Clients

Photo shoots are a very collaborative process and clients are encouraged to share any ideas they may have for photographs they’d like to try and take. Although this can be done at any time, it is best done at least a few days prior to your shoot date so that any necessary preparations can be made ahead of time.

Often times, a pre-existing photograph may provide the inspiration for a new one. Clients are encouraged to share with the photographer any photographs they have come across (online, in magazines, etc) that they find interesting or inspiring. Many ideas can be found by simply paying attention to what a model may be wearing, any props that are used in the photo, the location where the photo was shot, and any effects used in the shot. 

Props

Unless otherwise arranged, clients (you) are responsible for supplying your own props for a shoot. What are props exactly? Props are any items you can help “accessorise” your photos with and potentially give it extra impact. Props can be anything from a cane or an umbrella, a mask, a furry rug, or satin sheets for a glamour shoot. If you have any items you think might be cool in a photograph, please consider bringing them. When in doubt as to whether you think you should bring something or not, you should consult the photographer.

Clients that supply their own props tend to bring things that have significantly more meaning than what the typical photographer might provide. Plus, photographers who repeatedly use the same props over and over again in shoots tend to have photos that all look the same (or at least less distinctive).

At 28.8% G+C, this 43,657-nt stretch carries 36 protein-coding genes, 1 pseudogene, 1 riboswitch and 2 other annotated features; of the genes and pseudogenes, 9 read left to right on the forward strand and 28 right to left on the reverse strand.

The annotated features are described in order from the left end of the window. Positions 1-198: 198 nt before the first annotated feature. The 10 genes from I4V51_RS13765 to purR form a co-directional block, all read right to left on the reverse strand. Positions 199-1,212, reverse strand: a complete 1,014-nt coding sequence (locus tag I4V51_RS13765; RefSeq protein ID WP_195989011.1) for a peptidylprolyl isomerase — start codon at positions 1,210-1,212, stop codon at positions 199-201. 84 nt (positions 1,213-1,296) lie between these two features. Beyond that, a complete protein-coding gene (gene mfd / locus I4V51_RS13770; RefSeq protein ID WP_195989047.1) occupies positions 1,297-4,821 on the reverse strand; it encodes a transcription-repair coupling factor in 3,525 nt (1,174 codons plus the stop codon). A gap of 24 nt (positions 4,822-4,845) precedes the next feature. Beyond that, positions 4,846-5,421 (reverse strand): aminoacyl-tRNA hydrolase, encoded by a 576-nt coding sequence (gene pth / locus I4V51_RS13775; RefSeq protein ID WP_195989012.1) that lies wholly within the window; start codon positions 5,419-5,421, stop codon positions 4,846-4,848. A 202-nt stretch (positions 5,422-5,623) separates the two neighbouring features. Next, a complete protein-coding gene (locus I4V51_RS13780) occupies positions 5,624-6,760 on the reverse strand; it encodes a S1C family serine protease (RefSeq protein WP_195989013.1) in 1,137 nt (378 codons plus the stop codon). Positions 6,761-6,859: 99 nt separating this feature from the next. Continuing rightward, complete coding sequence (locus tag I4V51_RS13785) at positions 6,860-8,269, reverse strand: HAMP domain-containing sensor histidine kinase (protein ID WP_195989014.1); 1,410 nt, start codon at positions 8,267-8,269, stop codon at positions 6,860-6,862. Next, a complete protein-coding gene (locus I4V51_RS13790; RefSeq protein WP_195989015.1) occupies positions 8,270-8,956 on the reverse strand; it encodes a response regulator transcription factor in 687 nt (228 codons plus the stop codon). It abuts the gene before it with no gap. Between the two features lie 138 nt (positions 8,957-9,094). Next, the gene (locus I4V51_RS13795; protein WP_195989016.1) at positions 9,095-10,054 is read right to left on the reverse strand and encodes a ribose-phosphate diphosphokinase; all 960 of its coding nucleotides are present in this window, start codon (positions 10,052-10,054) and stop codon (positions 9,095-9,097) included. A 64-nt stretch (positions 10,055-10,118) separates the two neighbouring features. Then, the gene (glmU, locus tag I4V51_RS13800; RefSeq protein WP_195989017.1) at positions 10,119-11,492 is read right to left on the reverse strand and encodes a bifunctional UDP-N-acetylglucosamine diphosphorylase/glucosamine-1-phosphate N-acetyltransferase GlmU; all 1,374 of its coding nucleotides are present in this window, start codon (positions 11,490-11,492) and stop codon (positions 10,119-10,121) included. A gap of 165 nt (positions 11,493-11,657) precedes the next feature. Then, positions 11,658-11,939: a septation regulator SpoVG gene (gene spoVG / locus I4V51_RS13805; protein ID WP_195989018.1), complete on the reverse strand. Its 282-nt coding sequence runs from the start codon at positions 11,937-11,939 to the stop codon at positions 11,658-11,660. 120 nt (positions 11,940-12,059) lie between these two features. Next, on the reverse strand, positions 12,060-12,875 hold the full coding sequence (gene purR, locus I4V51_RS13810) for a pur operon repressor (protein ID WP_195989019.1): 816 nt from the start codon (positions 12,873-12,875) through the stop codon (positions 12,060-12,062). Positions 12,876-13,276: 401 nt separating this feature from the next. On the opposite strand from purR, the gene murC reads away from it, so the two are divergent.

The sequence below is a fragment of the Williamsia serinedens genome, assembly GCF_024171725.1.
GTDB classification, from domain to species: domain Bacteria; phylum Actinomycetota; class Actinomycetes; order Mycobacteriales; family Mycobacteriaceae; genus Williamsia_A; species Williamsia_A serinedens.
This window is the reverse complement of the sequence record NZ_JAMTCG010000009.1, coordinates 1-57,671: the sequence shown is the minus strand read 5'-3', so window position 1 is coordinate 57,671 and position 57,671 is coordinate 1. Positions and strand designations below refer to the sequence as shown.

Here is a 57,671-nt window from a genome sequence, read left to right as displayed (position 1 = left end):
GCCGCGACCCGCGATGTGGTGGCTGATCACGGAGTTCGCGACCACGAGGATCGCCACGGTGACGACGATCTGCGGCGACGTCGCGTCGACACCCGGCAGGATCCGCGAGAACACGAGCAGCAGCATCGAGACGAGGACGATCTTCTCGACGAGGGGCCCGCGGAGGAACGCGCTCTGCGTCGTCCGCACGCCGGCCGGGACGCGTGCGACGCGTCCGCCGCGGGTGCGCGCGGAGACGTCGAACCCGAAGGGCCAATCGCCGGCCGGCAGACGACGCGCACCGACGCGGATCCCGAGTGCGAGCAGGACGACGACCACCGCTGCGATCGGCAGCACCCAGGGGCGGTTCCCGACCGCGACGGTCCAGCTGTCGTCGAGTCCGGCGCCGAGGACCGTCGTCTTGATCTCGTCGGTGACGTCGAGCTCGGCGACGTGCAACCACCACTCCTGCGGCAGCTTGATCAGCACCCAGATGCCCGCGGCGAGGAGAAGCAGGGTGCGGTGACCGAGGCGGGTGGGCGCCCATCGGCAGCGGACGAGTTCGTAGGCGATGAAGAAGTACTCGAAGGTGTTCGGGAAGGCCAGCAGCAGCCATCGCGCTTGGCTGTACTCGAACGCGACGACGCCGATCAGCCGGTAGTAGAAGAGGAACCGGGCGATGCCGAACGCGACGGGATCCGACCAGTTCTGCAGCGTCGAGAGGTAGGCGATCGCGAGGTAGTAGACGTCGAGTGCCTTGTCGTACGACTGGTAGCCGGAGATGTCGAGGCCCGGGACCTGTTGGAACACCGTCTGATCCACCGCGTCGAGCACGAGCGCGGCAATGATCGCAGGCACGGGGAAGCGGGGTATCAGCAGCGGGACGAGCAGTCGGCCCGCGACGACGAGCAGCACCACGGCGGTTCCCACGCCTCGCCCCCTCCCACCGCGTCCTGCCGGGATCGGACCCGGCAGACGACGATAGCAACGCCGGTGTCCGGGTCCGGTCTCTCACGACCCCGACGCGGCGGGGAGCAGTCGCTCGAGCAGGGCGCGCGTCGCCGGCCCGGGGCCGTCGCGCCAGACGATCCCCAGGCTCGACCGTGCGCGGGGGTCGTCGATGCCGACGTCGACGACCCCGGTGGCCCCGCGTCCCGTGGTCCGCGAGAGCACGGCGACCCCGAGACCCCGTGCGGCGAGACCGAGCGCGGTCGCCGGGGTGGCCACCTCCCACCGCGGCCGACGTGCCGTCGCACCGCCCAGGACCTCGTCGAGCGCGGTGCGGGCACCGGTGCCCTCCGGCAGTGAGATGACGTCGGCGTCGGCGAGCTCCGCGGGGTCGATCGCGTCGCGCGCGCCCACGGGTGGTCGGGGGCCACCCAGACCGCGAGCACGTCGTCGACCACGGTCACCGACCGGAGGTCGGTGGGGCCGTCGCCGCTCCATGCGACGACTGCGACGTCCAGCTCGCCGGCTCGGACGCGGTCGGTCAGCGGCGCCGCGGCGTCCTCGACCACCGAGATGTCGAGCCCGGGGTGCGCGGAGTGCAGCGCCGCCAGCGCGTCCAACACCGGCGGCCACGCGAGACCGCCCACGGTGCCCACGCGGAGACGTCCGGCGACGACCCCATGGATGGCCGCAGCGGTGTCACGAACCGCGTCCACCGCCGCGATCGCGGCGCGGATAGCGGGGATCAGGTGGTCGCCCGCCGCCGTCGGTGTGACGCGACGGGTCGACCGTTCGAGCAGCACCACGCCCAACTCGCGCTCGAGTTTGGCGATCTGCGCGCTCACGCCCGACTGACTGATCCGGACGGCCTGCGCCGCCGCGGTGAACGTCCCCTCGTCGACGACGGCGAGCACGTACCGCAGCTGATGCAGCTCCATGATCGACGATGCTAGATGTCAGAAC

How long does a shoot take?

The length of a shoot is generally dictated by the client’s needs (and that is often determined by the number of wardrobe changes and the specific goal of a shoot). I have worked on most shoots for a minimum of two hours. Most shoots tend to average around four hours (and it usually flies by). Most photographers love to shoot, so unless they have other obligations, they are most likely to continue shooting for as long as a model or client wants. I have been at a shoot for 12 hours over the course of a single day.

The best for last

Over the years I have noticed that the majority of the best shots from photo shoots nearly always occur at least an hour after shooting has begun (and most often get progressively better until the end of a shoot). I believe this can mostly be attributed to everyone getting warmed up, used to each other’s style, temperament, method of work and communication. I also believe it has lots to do with a model’s confidence. Having confidence while shooting is a huge advantage in capturing great photos.

This is why I always suggest (when a schedule will allow it) that regardless of what I am shooting, that I start out conservative and leave the best and most interesting components of a shoot for the latter half. This includes elaborate make-up, exciting outfits, and exquisite locations.